Are your children bleeding your savings dry?
You wave goodbye and close the front door, the loose handle threatening to fall away completely. On the other side, walking down the driveway, is your daughter and grandchildren. The heart-breaking sadness in your child’s eyes stung you as she left. You’re all too aware that she wishes she could change your life; for you to be able to spoil the grandchildren the way you want to, for you to have more freedom, to simply make ends meet without a struggle.
The reality is, the £20 she pressed into your palm means you can top-up the electricity meter and stay warm. But even that relief is overshadowed as you walk through to the kitchen and remember the almost empty cupboards and the bills on the countertop declaring “Final Warning” in an intimidating large red font.
Placing a teabag into a cracked mug, used so much that its pattern is all but gone, you sigh and wonder how this came to be your life.
Twenty years ago, this didn’t seem possible.
In the blink of an eye it became inevitable.
For some people, a future like this may seem unavoidable. Yet there are others who don’t realise the path they’re on, and this could be their future, too.
Because the unfortunate reality is that putting yourself second can mean poverty in the future.
How would your children feel?
You probably already know that raising a child is expensive and childcare is one of the biggest costs in the early years.
But do you also know that the cost of raising a child until the age of 21 is now more expensive than the average house and that women are losing out as a result?
This begs two questions: Why? And How?
To tackle the first question, despite society’s changes over the years to promote equality, women are still usually the primary caregivers. In fact, women still face a number of challenges for retirement.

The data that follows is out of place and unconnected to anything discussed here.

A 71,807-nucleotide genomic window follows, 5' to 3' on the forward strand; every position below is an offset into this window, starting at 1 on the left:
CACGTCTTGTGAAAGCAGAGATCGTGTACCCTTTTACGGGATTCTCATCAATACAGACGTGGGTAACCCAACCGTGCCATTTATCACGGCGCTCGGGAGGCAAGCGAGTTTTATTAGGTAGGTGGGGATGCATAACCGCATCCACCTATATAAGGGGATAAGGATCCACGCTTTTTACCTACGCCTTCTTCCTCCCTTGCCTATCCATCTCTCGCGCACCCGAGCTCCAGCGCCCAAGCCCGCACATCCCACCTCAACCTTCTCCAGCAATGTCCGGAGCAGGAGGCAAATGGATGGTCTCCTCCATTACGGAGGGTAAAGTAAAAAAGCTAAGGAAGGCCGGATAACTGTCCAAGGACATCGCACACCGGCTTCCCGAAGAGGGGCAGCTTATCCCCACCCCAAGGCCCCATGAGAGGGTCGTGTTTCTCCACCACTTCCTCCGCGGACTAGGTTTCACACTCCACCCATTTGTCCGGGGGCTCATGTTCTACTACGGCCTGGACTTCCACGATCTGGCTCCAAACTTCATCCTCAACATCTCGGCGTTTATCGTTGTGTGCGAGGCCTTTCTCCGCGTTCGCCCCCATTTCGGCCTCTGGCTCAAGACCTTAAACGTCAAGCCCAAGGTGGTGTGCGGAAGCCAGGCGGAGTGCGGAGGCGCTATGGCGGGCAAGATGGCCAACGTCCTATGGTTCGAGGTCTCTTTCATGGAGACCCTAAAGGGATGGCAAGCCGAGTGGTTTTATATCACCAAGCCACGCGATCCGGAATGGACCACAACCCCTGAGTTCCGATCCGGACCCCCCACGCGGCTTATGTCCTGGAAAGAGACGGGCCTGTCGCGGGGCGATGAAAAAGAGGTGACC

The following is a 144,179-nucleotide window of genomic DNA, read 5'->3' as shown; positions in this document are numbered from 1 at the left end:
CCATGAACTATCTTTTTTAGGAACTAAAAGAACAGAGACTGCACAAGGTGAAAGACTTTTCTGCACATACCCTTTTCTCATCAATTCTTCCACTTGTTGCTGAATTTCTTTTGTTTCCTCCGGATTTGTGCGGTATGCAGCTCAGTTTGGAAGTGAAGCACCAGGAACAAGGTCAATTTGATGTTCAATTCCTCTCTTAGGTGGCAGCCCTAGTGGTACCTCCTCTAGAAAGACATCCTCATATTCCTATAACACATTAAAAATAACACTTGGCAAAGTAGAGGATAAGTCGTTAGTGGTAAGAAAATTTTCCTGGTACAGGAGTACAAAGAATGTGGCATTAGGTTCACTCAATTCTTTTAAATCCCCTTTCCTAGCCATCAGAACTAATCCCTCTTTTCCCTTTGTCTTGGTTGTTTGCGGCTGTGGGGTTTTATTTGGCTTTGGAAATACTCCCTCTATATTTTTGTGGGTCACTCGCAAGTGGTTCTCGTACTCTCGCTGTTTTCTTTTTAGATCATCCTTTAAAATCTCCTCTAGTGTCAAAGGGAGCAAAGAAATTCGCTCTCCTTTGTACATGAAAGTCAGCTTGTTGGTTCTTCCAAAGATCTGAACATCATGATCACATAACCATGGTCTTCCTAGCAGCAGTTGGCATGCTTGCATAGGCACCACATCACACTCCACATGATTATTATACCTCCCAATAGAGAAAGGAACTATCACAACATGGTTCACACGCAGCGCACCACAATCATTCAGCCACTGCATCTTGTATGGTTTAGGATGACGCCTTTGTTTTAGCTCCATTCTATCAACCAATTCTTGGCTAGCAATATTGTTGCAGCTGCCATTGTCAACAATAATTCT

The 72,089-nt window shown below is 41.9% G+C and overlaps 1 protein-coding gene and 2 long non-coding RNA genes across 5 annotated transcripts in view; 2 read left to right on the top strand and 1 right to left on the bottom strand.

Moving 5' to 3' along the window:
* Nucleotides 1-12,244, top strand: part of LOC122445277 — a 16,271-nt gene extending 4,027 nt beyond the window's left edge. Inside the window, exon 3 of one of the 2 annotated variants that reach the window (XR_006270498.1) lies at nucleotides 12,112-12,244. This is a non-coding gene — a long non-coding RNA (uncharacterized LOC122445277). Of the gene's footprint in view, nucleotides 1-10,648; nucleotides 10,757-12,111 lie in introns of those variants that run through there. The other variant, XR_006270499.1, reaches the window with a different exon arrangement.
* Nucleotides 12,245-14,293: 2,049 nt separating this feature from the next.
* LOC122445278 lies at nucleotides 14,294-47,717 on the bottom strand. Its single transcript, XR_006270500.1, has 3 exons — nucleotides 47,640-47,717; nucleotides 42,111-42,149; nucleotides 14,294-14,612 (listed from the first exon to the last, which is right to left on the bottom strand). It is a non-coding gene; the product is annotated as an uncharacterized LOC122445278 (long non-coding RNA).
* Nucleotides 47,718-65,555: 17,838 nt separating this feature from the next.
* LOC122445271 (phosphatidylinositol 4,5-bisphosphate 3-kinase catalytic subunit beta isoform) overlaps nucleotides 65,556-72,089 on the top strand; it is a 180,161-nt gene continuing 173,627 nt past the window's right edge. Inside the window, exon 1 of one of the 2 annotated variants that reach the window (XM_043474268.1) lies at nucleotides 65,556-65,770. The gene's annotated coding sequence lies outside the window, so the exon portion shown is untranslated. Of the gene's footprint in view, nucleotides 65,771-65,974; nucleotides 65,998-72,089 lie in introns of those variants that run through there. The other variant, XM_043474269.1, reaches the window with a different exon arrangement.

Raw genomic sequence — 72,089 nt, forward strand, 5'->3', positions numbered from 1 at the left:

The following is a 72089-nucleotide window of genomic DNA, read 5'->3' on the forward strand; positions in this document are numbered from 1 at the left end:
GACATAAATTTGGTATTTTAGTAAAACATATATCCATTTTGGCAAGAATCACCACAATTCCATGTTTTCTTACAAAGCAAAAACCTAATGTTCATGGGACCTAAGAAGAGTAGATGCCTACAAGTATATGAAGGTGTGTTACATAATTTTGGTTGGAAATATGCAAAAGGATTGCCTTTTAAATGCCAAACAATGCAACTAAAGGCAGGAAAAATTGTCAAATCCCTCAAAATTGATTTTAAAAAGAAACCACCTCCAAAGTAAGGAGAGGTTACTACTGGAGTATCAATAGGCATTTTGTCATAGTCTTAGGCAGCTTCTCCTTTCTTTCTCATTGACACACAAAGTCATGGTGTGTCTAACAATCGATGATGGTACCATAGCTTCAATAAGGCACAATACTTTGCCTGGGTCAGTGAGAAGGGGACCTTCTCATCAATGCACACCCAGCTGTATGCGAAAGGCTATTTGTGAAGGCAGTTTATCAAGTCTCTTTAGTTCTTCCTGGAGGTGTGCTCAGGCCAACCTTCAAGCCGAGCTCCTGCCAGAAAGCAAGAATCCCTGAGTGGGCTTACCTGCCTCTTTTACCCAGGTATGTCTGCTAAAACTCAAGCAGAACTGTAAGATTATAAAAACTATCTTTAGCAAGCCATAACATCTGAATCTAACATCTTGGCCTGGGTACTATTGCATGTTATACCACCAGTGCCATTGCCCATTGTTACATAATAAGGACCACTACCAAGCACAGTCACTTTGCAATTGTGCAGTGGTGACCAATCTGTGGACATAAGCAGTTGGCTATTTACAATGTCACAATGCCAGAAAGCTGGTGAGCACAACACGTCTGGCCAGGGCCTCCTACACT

As for the second question, the answer is simple: raising children is expensive. Childcare and babysitting alone is estimated to be more than £70,000 – enough to transform your house, or buy a Tesla S with plenty of spare change. In fact, there are a lot of weird and wonderful things £70,000 can buy.
Faced with the high and rising costs of childcare, many women are doing one of two things:
- Reducing or stopping payments into their pension to pay for childcare
- Giving up work to look after the children, which means they can’t afford to make pension contributions
This is parents doing what parents do best: putting their children’s needs before their own. The heart-breaking reality of this, though, is they may not realise the consequences.
Many, for example, rely on their partner for a secure retirement. If their partner doesn’t have enough money to support them both in the future, or tragedy strikes, they could face a retirement as bleak as the one at the start of this post.
There’s no surprise to the logic, of course. The here and now is a priority over the far away. And when that little bundle of joy arrives, melting your heart within moments, you probably want to do whatever you can to give them everything – regardless of what it costs you.
But you matter, too.
Just as their happiness is yours, there’s one thing children want more than anything (especially when they’ve grown up): their parents to be happy and comfortable.